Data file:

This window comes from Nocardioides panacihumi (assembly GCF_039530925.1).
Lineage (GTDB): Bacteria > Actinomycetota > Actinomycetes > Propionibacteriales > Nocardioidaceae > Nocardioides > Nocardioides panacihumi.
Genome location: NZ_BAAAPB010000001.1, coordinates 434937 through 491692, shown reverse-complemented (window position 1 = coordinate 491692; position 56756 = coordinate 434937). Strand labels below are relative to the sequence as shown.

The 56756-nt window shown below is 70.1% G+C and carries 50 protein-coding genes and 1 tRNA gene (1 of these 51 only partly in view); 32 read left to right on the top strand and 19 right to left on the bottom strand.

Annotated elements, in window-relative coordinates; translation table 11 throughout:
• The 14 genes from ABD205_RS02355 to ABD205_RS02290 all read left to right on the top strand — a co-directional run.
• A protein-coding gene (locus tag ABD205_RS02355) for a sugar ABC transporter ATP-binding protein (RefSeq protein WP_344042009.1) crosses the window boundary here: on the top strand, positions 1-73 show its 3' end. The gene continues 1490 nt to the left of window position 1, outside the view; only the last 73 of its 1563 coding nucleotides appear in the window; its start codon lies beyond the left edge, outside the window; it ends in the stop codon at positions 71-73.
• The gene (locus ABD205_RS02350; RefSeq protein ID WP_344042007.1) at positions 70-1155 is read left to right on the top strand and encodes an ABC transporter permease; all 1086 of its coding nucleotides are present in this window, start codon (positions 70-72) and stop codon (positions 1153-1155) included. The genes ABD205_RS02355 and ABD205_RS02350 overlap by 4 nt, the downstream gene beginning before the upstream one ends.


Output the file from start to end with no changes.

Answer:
This window comes from Nocardioides panacihumi (assembly GCF_039530925.1).
Lineage (GTDB): Bacteria > Actinomycetota > Actinomycetes > Propionibacteriales > Nocardioidaceae > Nocardioides > Nocardioides panacihumi.
Genome location: NZ_BAAAPB010000001.1, coordinates 434937 through 491692, shown reverse-complemented (window position 1 = coordinate 491692; position 56756 = coordinate 434937). Strand labels below are relative to the sequence as shown.

The 56756-nt window shown below is 70.1% G+C and carries 50 protein-coding genes and 1 tRNA gene (1 of these 51 only partly in view); 32 read left to right on the top strand and 19 right to left on the bottom strand.

Annotated elements, in window-relative coordinates; translation table 11 throughout:
• The 14 genes from ABD205_RS02355 to ABD205_RS02290 all read left to right on the top strand — a co-directional run.
• A protein-coding gene (locus tag ABD205_RS02355) for a sugar ABC transporter ATP-binding protein (RefSeq protein WP_344042009.1) crosses the window boundary here: on the top strand, positions 1-73 show its 3' end. The gene continues 1490 nt to the left of window position 1, outside the view; only the last 73 of its 1563 coding nucleotides appear in the window; its start codon lies beyond the left edge, outside the window; it ends in the stop codon at positions 71-73.
• The gene (locus ABD205_RS02350; RefSeq protein ID WP_344042007.1) at positions 70-1155 is read left to right on the top strand and encodes an ABC transporter permease; all 1086 of its coding nucleotides are present in this window, start codon (positions 70-72) and stop codon (positions 1153-1155) included. The genes ABD205_RS02355 and ABD205_RS02350 overlap by 4 nt, the downstream gene beginning before the upstream one ends.